Boston - Luxury hotel collection Leading Hotels of the World is working on a booking tool that would allow travelers to book specific rooms in each property, according to president and CEO Ted Teng. "In a lot of the big boxes, it doesn't matter whether you have room 518, 618 or 718, because they're the same quality, but in our hotels, each room is different," he said during a panel here last week at a Global Business Travel Association conference. "The airlines do it and cruises do it, so why can't hotels do it?"
Although a few hotel brands allow booking by rooms__Hilton's Homewood Suites, for example, for several years has had a such tool__most hotel companies have eschewed it because of operational reasons, Teng said. If a guest opts for late check-out, for example, an incoming guest who had picked that specific room would have to wait even if other rooms were available. That happens only a small percentage of the time at the 430 hotels represented by Leading Hotels, he said.
Leading Hotels is working on the tool as it prepares to launch a new website in November, Teng added.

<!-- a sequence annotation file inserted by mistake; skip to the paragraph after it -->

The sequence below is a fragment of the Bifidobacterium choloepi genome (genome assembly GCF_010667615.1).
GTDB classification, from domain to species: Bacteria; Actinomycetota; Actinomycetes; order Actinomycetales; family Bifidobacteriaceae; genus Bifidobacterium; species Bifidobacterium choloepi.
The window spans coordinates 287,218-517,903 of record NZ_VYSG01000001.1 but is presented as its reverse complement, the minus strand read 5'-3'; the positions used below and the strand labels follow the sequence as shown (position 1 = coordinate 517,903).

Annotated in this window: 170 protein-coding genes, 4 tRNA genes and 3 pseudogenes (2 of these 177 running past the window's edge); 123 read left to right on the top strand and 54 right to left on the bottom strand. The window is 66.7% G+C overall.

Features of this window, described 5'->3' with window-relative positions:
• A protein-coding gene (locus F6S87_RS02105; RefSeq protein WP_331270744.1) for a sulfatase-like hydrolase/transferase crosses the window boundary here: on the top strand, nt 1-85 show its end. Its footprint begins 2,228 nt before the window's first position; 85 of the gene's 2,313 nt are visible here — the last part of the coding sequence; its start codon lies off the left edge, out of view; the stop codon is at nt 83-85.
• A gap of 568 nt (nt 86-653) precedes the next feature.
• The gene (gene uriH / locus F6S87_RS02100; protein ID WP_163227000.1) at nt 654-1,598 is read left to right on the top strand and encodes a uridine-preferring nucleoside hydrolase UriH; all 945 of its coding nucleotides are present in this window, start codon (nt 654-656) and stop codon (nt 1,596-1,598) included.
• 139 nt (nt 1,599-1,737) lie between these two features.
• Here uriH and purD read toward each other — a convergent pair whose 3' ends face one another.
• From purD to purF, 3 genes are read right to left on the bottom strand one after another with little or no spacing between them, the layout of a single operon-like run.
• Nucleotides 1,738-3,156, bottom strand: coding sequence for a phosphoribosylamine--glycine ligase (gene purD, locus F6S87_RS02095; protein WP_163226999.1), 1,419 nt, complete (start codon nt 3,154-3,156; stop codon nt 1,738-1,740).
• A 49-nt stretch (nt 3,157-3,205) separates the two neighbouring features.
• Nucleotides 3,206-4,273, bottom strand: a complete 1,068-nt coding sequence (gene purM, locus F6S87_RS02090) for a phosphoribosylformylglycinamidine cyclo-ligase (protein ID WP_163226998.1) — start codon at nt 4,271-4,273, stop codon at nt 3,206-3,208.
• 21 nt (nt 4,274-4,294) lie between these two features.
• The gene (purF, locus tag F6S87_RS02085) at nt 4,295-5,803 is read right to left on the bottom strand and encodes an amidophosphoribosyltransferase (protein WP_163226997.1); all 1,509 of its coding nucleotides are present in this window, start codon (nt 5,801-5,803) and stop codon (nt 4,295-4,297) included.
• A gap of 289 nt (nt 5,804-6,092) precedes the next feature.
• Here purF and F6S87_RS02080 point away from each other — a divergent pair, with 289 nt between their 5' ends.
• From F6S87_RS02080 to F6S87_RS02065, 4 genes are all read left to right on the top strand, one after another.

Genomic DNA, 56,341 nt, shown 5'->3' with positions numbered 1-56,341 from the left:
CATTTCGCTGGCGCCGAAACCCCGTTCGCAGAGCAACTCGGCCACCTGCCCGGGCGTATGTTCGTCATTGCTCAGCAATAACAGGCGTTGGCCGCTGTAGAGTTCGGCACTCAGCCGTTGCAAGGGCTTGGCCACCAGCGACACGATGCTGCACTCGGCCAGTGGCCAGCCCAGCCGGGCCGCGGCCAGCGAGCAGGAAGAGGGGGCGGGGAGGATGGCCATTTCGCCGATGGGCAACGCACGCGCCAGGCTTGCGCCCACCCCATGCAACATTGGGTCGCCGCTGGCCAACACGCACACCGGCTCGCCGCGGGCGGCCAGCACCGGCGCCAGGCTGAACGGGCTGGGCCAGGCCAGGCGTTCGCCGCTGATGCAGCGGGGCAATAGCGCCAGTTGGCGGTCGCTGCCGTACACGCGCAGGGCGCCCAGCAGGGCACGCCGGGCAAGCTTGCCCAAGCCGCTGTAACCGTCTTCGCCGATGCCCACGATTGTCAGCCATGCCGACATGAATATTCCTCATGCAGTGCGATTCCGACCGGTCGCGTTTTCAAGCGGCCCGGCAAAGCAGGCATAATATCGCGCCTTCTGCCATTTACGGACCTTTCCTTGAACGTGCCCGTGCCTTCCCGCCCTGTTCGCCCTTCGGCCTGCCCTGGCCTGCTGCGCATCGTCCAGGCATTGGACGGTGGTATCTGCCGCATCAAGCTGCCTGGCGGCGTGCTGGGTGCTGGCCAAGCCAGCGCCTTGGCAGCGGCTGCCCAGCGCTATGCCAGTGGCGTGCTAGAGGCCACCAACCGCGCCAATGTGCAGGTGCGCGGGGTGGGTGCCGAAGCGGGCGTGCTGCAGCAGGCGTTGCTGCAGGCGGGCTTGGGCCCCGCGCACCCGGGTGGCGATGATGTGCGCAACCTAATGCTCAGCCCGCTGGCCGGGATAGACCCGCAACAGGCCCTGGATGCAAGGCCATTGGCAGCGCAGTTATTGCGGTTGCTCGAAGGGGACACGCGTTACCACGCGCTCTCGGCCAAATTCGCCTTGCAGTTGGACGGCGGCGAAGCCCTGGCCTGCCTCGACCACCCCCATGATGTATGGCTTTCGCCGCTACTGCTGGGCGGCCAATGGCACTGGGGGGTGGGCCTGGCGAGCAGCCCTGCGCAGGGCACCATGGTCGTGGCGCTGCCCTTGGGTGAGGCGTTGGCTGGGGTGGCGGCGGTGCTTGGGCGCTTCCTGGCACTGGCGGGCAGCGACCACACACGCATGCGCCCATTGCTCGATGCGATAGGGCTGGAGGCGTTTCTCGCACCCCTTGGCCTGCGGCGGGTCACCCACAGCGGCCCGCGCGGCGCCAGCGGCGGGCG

The idea is to make hotel check-in a more personalized experience.. "Part of Starbucks' success is that a cup of coffee is made just for you," Teng said. "They ask you for your name and don't call order No. 32; they say Ted. People want to be recognized as individuals and don't want to be treated as a number."
Brad Gerstner, founder and CEO of technology investment firm Altimeter Capital Management, said he sees such options as the future of hotel check-in, in which travelers bypass the front desk, head directly for their preferred pre-selected rooms and access those rooms with credit cards. Hotels, meanwhile, might respond by changing their pricing structure to charge more for a room with a great view than a room of the same type that is next to an elevator and has an obstructed view.
One of Altimeter's investments is Room 77, which allows travelers to include room preferences in their bookings. "Room 77 believes that search is in its infancy and that consumers will be more empowered by transparency," Gerstner said, "and when you do this in a way that's better for the consumer, it's also good for the hotel."